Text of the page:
10 Tips to stay secure in Second Life!

Hello to all at ZoHa Islands – lets talk about paranoid! Here are 10 tips to stay secure in Second life and all around in general on the Internet.

They’re watching you. Literally. In a recent article posted at Ars Technia, it was reported that hackers have the ability to remotely take over your computer and install software on your computer that allows them to turn on your webcam. What? They do this using a RAT pack (Remote Administration Tool). In addition to that, we are hearing of new router exploits that give a hacker the ability to remotely access your router and gain access to your Local Area Network. If you think you’re overly paranoid about your computing you should be. This stuff is scary.

So now that you know that the whole world is out to get you, what can you do about it? These steps will help close some of the holes used to exploit computers.

Turn off Remote Administration – Remote administration in routers give users outside of your network the ability to access and control your router. In many cases, this is turned on by default. What? Of course the intention of this option is benign, but it can be used by a hacker to get into your LAN and see all of your internal computers, manipulate your firewall and do basically anything they want with your traffic.

To do this, you can navigate to your router’s admin page using your web browser. Normally, this can be done by typing or into your browser’s address bar (not the search bar). Your router location may vary. You will also need to know the username and password of your router. If you do not know it, and the router was supplied by your ISP, you can check the physical device to see if the information is printed there or call your ISP for log in details.

Look for an “Advanced” or “Administrator” tab and make sure remote administration is disabled.

Turn Off Wake On LAN – While not necessarily an exploit, WoL allows your computer to be turned on when powered off from an outside source. Imagine this, ole paranoid one, if a hacker had access to your internal LAN and had the ability to turn on your PC whenever he or she wanted to perform whatever nefarious acts he or she wanted. Unless you have a specific need to have it on, go into your computer BIOS when booting and disable that wicked feature. Depending on your BIOS, it may not even be an option.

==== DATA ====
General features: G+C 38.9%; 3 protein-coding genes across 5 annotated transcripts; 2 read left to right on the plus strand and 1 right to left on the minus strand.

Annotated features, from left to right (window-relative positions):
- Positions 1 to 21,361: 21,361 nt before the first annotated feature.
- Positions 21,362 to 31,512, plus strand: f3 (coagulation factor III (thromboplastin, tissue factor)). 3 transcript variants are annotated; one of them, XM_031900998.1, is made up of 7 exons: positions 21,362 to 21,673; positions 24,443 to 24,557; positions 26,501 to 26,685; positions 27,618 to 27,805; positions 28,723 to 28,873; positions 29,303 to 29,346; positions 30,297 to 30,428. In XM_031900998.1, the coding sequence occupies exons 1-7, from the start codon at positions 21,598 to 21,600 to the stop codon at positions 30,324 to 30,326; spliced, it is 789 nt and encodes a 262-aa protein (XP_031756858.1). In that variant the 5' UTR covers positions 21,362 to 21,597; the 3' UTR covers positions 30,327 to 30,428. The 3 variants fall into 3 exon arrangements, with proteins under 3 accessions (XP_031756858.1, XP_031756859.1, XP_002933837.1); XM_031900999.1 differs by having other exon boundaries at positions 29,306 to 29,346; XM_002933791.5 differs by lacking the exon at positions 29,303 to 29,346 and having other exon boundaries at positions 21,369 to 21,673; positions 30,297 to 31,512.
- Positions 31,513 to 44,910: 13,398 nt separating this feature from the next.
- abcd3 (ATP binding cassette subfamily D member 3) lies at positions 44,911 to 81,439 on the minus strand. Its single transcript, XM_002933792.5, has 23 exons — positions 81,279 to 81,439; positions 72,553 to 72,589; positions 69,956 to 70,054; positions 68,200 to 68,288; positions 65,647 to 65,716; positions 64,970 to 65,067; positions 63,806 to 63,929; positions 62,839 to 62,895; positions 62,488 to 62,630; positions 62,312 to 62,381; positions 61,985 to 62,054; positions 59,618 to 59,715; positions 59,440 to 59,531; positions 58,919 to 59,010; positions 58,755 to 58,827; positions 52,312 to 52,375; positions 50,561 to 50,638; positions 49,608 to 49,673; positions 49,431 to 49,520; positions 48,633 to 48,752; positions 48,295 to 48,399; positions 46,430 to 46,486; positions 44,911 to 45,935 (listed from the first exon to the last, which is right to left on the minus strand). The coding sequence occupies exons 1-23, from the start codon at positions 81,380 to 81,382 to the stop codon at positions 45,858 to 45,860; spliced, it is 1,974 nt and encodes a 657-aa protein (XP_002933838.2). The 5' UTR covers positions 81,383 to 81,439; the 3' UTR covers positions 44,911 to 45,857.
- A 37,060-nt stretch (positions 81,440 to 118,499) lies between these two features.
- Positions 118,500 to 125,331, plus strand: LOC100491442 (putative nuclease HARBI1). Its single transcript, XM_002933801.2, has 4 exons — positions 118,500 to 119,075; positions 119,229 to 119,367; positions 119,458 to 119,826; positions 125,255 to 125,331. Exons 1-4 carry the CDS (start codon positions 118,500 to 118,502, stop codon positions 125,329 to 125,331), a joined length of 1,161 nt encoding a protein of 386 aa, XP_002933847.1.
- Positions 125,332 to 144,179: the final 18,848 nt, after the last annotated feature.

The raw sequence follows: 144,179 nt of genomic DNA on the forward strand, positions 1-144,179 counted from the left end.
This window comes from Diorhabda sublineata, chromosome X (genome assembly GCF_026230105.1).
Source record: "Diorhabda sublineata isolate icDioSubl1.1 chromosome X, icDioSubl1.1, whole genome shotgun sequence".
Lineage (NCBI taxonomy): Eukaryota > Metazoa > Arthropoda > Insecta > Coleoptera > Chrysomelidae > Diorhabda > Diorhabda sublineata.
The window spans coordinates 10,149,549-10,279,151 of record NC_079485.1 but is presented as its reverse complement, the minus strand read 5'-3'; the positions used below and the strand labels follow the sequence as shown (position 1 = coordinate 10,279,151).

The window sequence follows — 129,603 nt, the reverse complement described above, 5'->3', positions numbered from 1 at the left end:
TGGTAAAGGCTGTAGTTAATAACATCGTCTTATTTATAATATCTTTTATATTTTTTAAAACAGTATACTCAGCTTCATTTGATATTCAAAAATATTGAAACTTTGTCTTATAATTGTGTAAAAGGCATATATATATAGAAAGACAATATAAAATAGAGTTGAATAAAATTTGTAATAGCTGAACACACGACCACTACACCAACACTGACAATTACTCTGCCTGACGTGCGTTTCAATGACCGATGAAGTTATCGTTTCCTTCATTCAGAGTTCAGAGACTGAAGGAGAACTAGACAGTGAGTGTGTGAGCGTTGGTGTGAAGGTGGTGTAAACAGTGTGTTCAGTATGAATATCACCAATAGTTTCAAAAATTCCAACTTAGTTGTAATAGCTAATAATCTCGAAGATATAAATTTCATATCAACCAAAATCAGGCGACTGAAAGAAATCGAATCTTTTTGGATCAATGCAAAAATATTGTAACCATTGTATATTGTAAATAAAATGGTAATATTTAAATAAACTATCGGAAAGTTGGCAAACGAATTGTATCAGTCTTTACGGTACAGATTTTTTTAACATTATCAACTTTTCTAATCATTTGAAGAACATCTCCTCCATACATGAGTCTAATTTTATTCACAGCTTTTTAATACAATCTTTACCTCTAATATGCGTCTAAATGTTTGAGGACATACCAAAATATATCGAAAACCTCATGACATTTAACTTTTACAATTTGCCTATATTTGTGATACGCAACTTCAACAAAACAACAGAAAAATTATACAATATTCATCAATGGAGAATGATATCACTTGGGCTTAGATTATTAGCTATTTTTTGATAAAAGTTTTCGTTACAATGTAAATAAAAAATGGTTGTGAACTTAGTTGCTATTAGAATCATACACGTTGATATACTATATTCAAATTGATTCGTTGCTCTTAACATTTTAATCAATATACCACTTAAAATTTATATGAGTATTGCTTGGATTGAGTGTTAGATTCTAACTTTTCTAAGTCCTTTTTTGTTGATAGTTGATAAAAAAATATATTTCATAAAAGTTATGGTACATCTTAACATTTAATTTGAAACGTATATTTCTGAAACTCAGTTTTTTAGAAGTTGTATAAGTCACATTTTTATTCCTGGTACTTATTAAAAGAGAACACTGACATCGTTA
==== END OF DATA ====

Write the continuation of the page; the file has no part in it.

Turn Off Allow Network Traffic To Wake Computer – Similar to WoL, your network adapter has the ability to listen to network traffic and can allow your computer to be woken up while asleep.

To shut this down, go into the Control Panel, look for your network adapter, right-click it and select Properties. Under the Power Management tab, uncheck that option if it is checked.


Turn Off UPnP – Turn off Universal Plug and Play in your router. Universal Plug and Play allows programs within your network to automatically punch holes in your router. What? Us paranoids can’t allow this to happen! Imagine a virus on your network having free reign to open ports on your router to allow even more bad guys in. For most of us, having this feature off will not affect anything we do from day to day. For others, you may need to occasionally go into your router and manually open ports for programs or system that require them to be open–like game consoles, for instance. You can turn off UPnP in your router.

Uninstall Java and Adobe Reader – With Windows doing a better job securing the OS, hackers are seeking softer targets like Java and Adobe Reader, both of which seem to have some type of zero-day exploit a couple times a year. Most of us have these programs just sitting on our system, never being used and never being updated to the latest versions. If you simply must have them, be sure to update them frequently.

Scan Your Ports – The Gibson Research Corporation (GRC) has been providing a free online tool to scan your router for open ports for over ten years. This tool is called Shields Up and you can find it here. The UPnP Exposure test will check to see if your router is open to a new router exploit that gives hackers the ability to access and control your router.

Pic 2

If all is well with the GRC test, you will see the above image.

Run Your Browser In Privacy Mode – Private Browsing (which may be called something else depending on which browser you’re running) allows you to surf without the fear of a history being saved, and temp images, videos, files and cookies being stored on your computer.

In Firefox and IE, this is enabled by hitting CTRL+Shift+P.

In Google Chrome hit CTRL+Shift+N for Incognito mode.

Do The Basic Computer Security Measures – Of course, you should also make sure you are running a current antivirus–if your free antivirus from Symantec or Mcafee has expired, uninstall it and get another. If you do not have one, Microsoft Security Essentials is free. In addition, make sure your WiFi is encrypted in your router settings using WPA-2 so the whole neighborhood isn’t using your bandwidth. Make sure you have Windows automatic updates turned on. Make sure your Windows firewall is also enabled. Modern Windows Operating System will have these on by default, and if you’re running Windows 8 you also already have an antivirus called Windows Defender–built in.
Using general account: you should always run as a standard user. The theory is, if you happen to get malware on your system, the malware will not have the elevated rights of an admin because it is running under an account that only has standard rights. While this won’t necessarily protect you completely, it is one more thing you can do to slow down the bad guys. Keep your admin account, of course, because you will occasionally need it to install software, etc.

Use WAP-PSK encryption instead of WEP
WEP is like locking your house with a screen door.
Thanks for reading have a great week…

Deuce Marjeta
Operations Manager